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Trades Lift Minority Groups

Apprenticeships empower women, people of color

Sonda Brown, a first-term apprentice electrician, found her way to the construction industry unexpectedly after working a desk job in an office. “After a few years, I grew tired of the monotonous job duties and wanted something different,” she said.

Construction is the third fastest growing industry in Oregon and a new study shows that union-led apprenticeship programs are finding success in the ability to empower women and people of color to build skill sets to join the industry.

Career training programs backed by local labor groups like the International Brotherhood of

Electrical Workers (IBEW) are leading in diversity and showing higher success rates all around compared to nonunion programs, according to the research conducted through the University of Oregon’s Labor Education and Research Center.

Women and people of color were significantly more likely to complete their programs in a union apprenticeship compared to a nonunion apprenticeship, and they were more than twice as likely to enter a high-wage trade if they go through a union apprenticeship program, the study finds.

More specifically, 46% of women in union programs gain employment in the trades with an average hourly wage of $40 or higher, compared to nonunion programs in which employed just 19% of female workers that reached that wage.

Sonda Brown, a member of the Black community, became a first-term apprentice in IBEW Local 48’s Inside Commercial and Industrial Program, unexpectedly, after working a desk job in an office.

“Before joining the apprenticeship program, I worked in an office setting as a project manager,” Brown said. “After a few years, I grew tired of the monotonous job duties and wanted something different.”

After considering her mechanical skills and researching alternative career options, Brown decided to pursue a career path as an electrician, but first needed to learn the trade at an affordable price. That’s when she found NECA-IBEW, its electrical training center in northeast Portland, and union-led apprenticeship program.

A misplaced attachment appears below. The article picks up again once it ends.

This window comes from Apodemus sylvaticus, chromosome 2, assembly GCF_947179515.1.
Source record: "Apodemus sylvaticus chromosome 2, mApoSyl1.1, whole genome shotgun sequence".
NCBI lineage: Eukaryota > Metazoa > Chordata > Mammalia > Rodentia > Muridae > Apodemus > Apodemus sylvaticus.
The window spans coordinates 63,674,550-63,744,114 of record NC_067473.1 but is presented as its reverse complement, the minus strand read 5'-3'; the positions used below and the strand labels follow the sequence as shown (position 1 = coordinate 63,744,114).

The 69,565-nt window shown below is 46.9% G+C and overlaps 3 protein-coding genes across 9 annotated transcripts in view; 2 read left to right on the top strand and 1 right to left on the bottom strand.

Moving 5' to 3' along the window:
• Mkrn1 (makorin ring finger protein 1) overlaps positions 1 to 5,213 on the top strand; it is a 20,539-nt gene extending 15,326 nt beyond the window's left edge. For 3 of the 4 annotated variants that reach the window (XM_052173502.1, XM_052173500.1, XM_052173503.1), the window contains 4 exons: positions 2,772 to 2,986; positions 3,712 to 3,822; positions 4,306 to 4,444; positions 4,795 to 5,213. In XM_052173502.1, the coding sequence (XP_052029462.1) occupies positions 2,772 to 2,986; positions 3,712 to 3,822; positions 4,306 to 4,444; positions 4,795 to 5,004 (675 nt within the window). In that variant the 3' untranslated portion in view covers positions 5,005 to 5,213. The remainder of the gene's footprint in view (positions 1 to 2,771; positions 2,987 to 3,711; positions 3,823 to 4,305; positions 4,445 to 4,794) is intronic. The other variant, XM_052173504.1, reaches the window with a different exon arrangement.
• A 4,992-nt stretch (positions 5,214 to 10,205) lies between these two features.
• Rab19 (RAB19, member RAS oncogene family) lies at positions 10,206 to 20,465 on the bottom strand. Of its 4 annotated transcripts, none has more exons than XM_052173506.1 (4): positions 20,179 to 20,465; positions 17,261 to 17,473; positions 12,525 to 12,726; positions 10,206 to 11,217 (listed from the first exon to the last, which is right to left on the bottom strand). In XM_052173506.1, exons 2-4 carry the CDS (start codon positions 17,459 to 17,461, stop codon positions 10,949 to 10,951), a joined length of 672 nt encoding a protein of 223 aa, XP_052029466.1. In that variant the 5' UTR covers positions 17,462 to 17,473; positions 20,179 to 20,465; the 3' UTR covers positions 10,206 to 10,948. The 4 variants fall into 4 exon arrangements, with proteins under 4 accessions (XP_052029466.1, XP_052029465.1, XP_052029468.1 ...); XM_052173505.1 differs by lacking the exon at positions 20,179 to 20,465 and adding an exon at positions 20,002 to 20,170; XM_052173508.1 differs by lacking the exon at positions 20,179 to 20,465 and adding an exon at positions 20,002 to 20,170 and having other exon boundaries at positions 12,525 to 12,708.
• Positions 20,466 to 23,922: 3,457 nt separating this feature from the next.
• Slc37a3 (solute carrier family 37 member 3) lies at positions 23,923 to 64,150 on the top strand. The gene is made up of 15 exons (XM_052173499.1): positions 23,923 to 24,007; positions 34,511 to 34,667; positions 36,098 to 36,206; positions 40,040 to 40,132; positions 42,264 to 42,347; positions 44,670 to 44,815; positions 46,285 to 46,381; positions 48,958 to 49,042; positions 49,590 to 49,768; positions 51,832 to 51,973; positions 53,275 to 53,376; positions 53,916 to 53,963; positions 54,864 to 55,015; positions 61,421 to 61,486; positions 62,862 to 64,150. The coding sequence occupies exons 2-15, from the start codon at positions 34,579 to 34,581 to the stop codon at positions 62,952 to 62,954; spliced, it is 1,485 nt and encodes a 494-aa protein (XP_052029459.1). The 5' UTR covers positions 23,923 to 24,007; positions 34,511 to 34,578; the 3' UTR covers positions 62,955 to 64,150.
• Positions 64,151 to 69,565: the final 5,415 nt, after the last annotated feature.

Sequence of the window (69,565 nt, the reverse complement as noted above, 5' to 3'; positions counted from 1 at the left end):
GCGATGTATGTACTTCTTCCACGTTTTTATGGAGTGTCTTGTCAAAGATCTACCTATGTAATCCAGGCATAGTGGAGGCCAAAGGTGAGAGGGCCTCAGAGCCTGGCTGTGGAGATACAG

“I was most intrigued that our union and training center share similar values as I do,” Brown said. “It has a reputation for integrity and fostering unity and diversity in the electrical industry while emphasizing productivity to meet our customers’ needs.”

Brown is involved in the union’s Electrical Workers Minority Caucus (EWMC), a group known for fostering equity and diversity in the program and community.

“As a woman of color, the EWMC has been instrumental in providing support throughout my apprenticeship by allowing me to network with other minorities and receive mentorship from those who have traveled similar paths as I currently am,” Brown said. “We also participate in outreach events to advance the mission of inclusion and equal opportunity for those in underrepresented areas in our communities.”

It’s clear that having initiatives like EWMC, and a history of higher success rates, attracts minority groups to the union apprenticeships, even making them preferential.

Peter Chimuku will graduate this summer from a five-year electrical apprentice program. He is grateful for the support and opportunities offered.

“I’m an African American male who has a criminal history, and walking in that building I didn’t feel like I stuck out like a sore thumb,” Chimuku said. “I was welcomed, and everybody encouraged me and helped me throughout the whole program. They constantly helped me with schooling, filling out forms, everything since the beginning, and I’m very appreciative.”

Becoming a union electrician has opened doors for Chimuku and his family.

“It has allowed me to be able to provide for my family and be able to give them health care,” Chimuku said. “There’s so much I can thank the union for, for giving me this opportunity.”

According to Larissa Petrucci, one of the study’s lead researches, “unions play an important role in reducing gender and race discrimination,” and without them, women and BIPOC workers will continue to face persistent barriers in the industry.

Additional investment in union apprenticeship programs support the construction industry’s stated goal of making positive strides towards greater equity and inclusion.

Petrucci says there has never been a better time to prepare for a career in trades that are financially rewarding and personally satisfying.

At the nationally acclaimed NECA/IBEW Local 48 Electrical Apprenticeship Training Program, apprentices learn from the most respected and experienced instructors and in the nation’s most technologically advanced facility.

Learn more about the apprenticeship program at

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